UJ hockey manager Elize le Roux paid tribute to the players and the coaching staff for doing well in a tough tournament, which was jointly hosted by UJ and Wits.

“We must say massive congratulations to both teams for their performances and hard work,” she said, while also commending the staff’s role in the teams’ success.

She added that it had not been plain sailing during a well-contested week of student hockey.

“After a narrow 1-0 win over Varsity College by the men’s team, we had a tough match against Stellenbosch, which we lost 4-3 after conceding two yellow cards in the last seven minutes when we led 3-2.”

They then drew 1-1 with Wits in a massive showdown to secure a spot in the semifinals, where they defeated Pretoria 1-0.

“In the final against NMMU-Madibaz we were 2-0 down for a long time before we came back to level the match at 3-3,” she said. “We then scored the winner from a set piece to take the match 4-3.”

Le Roux said the women’s team had a mental breakthrough on the opening day when they drew 0-0 with Free State after having lost to them in the Varsity Hockey competition.

“We then beat North-West University 1-0, which was a must win for the pool standings, and followed that with a 4-0 victory over KwaZulu-Natal to end top of our section.

“In the semis, we drew with Wits in normal time, but beat them 3-0 in the shoot-out before losing to Tuks in the final.

“It was extremely close, with no score until two minutes before the end when they converted a penalty corner for the victory.”

While Le Roux said teamwork was the principal factor behind their success, she pointed out a number of players who had played key roles.

“In the women’s team, Kristen Paton held our midfield together, while goalkeeper Robyn Ormond was outstanding.

“Among the men, vice-captain Gareth Heyns and captain Taylor Dart were the seniors who provided the experience we needed to keep the team grounded.”

She added it was a satisfying outcome for both teams, which included some young players.

“Obviously we go through planning phases for performance and the Ussa week showed us we have the depth to pull off the results if we work hard.

“The matches didn’t always go our way as the pools are tough, but it was a relief and pure joy to have seen such great results from both teams in a gold and a silver.”

Le Roux said the final results would be an invaluable experience for the younger players in the squads.

“As we lose seniors through finishing their studies, the youngsters will have to take the reins and I am sure they have learnt that hard work is needed for performances like these.

“The youngsters are new but experienced enough to take UJ hockey further.”

UJ Hockey Media release

USSA hockey disappointment for Wits

Tshepiso Mametela

HARD DONE: Wits ladies hockey coach Pietie Coetzee-Turner is proud of her team despite the stumble against UJ in a USSA Hockey 2017 semi-final match at the Wits Astro in Parktown. Photo: Tshepiso Mametela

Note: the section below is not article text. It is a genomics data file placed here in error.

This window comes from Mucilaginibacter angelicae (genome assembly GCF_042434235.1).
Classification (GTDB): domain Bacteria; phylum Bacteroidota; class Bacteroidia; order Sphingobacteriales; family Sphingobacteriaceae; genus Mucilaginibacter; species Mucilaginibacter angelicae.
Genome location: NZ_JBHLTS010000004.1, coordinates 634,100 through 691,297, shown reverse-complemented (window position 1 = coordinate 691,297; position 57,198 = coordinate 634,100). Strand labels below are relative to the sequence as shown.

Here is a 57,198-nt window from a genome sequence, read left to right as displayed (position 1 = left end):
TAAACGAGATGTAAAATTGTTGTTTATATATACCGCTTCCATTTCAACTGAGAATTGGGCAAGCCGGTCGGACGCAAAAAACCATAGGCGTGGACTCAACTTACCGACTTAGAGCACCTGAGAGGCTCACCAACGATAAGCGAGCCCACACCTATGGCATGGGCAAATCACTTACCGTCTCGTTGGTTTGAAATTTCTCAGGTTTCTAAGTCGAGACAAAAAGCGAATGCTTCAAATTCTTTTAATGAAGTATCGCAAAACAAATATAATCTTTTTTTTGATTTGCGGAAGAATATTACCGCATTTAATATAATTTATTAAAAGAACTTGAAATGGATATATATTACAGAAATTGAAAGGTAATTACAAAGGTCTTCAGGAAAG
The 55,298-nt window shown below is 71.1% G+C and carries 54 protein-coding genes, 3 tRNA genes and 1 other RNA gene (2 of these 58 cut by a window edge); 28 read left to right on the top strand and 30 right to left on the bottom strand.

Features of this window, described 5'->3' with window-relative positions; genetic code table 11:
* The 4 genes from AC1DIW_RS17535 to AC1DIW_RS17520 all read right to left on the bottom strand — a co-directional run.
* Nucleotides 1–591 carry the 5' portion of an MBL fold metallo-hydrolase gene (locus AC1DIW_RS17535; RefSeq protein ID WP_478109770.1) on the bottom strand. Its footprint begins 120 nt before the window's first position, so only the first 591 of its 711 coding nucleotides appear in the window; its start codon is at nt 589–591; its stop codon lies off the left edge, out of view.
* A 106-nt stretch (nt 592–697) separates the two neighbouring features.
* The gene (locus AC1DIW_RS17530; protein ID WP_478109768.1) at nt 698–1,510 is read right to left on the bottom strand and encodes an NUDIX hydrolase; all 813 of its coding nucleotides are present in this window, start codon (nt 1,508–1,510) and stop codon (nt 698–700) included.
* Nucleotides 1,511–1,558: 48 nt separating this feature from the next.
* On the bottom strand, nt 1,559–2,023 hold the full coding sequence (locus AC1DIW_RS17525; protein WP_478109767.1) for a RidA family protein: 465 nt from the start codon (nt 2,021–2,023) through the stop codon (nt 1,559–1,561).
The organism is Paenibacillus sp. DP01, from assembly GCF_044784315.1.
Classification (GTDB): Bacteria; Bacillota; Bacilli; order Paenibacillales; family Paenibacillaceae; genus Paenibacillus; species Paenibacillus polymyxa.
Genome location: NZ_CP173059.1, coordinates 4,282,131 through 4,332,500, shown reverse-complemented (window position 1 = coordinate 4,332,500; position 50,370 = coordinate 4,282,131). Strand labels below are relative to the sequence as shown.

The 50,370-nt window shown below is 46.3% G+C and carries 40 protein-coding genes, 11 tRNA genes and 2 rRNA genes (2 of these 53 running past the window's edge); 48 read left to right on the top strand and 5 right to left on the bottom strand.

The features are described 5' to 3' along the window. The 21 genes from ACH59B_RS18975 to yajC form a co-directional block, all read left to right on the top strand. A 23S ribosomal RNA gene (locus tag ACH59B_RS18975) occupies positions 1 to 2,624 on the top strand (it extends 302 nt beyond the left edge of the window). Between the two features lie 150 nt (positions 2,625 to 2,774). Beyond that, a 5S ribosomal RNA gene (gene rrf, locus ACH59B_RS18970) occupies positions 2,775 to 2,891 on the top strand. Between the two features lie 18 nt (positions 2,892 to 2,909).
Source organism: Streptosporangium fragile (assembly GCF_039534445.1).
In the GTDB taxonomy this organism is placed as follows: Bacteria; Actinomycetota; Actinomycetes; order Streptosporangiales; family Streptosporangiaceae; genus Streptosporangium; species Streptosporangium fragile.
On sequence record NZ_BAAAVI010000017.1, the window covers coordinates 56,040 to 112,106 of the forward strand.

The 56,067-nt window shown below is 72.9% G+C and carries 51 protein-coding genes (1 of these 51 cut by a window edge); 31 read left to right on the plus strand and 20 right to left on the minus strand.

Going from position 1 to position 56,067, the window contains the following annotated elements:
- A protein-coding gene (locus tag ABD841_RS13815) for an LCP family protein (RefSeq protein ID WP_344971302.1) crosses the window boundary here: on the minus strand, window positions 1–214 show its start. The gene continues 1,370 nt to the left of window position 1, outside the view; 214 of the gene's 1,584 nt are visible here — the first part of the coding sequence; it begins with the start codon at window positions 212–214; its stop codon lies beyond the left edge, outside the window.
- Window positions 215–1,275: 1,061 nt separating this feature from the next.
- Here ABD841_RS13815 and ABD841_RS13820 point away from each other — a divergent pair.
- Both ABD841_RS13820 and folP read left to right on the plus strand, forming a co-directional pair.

PARKTOWN – It was a bitter-sweet end for USSA Hockey 2017 hosts, Wits, after they crashed out of contention in the sem-finals of both the men’s and women’s hockey competitions.

The curtain fell on an exciting campaign for University Sport South Africa (USSA) 2017 hockey tournament hosts, Wits, who swept past the competition en route to booking semi-final berths in the A section of the men’s and women’s hockey competitions.

Both sides, however, succumbed to pressure on the day and came up short in their respective semi-final matches played at the Wits Astro in Parktown on 1 July.

Wits Ladies were first in line and pulled out all the stops in an effort to halt the charge of cross-town rivals, University of Johannesburg (UJ). A dominant display in the closing stages saw Wits ace Nicky Veto’s runs into the UJ 25-yard area cause massive problems for UJ, while an off-load to Toni Marks sailed agonisingly past the mouth of goal. The tie headed for a penalty shootout, which UJ took full advantage of with three unanswered strokes.

In the men’s semi-final, Wits took on Madibaz Nelson Mandela Metropolitan University (NMMU) and displayed strong intent after a sensational Brandon James field goal earned the side an early lead. However, Dan Cairncross equalised for NMMU from the penalty spot before Curtis Samboer scrambled a shot past goal for a 2–1 lead heading into the break. Wits threw everything at it in the dying minutes of the match but some resolute defending from Callan Dawar made the difference as NMMU booked a spot in the final.

“We’ve had an exceptional campaign; our main goal was to come in the top four and that we achieved. However, had we reached the final it would’ve been extraordinary,” said Wits Ladies head coach, Pietie Coetzee-Turner. “We were still the better team on the day. When you get to a penalty shootout, it’s very luck-based to an extent, but it was a good game and I’m very proud of the team.”

It was the first time that both the Wits men’s and women’s teams qualified for the A section semi-finals, following B section contention for the men in 2016 and the women’s side in 2015. As a result, Wits have made the semi-finals seven times at eight events in the past two years, including Varsity Men’s Hockey 2016, Varsity Women’s Hockey 2017 and the Southern Gauteng [men’s and women’s] League in 2016.

Wits women’s captain, Luche Klaasen said making the semi-finals after competing in the B section in 2015 and finishing 6th in the A section last year was a massive achievement. “We started building this team three years ago in the B section of the tournament,” she said. “So I don’t really think it that disappointing. I’m actually quite happy, we are champions and deserved to win the game, but [in the end] it’s just how it is.”

City Buzz